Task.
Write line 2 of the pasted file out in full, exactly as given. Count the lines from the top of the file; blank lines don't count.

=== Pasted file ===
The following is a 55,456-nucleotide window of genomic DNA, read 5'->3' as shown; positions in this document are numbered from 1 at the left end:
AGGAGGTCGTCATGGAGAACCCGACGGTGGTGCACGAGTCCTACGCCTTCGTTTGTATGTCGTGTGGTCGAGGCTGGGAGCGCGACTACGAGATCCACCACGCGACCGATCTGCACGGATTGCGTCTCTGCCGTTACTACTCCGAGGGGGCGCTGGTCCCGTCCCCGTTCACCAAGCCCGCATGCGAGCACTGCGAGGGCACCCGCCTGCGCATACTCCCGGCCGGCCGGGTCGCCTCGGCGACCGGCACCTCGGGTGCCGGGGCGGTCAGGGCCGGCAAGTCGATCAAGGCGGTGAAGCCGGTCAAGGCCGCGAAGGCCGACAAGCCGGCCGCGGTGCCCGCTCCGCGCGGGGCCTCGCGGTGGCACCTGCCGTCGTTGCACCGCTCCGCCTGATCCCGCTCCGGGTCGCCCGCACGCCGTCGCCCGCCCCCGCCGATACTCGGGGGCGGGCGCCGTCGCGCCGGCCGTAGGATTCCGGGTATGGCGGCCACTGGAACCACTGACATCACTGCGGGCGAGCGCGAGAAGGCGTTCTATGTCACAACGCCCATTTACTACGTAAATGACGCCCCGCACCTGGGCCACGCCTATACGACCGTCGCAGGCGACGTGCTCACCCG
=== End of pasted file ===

AGGAGGTCGTCATGGAGAACCCGACGGTGGTGCACGAGTCCTACGCCTTCGTTTGTATGTCGTGTGGTCGAGGCTGGGAGCGCGACTACGAGATCCACCACGCGACCGATCTGCACGGATTGCGTCTCTGCCGTTACTACTCCGAGGGGGCGCTGGTCCCGTCCCCGTTCACCAAGCCCGCATGCGAGCACTGCGAGGGCACCCGCCTGCGCATACTCCCGGCCGGCCGGGTCGCCTCGGCGACCGGCACCTCGGGTGCCGGGGCGGTCAGGGCCGGCAAGTCGATCAAGGCGGTGAAGCCGGTCAAGGCCGCGAAGGCCGACAAGCCGGCCGCGGTGCCCGCTCCGCGCGGGGCCTCGCGGTGGCACCTGCCGTCGTTGCACCGCTCCGCCTGATCCCGCTCCGGGTCGCCCGCACGCCGTCGCCCGCCCCCGCCGATACTCGGGGGCGGGCGCCGTCGCGCCGGCCGTAGGATTCCGGGTATGGCGGCCACTGGAACCACTGACATCACTGCGGGCGAGCGCGAGAAGGCGTTCTATGTCACAACGCCCATTTACTACGTAAATGACGCCCCGCACCTGGGCCACGCCTATACGACCGTCGCAGGCGACGTGCTCACCCG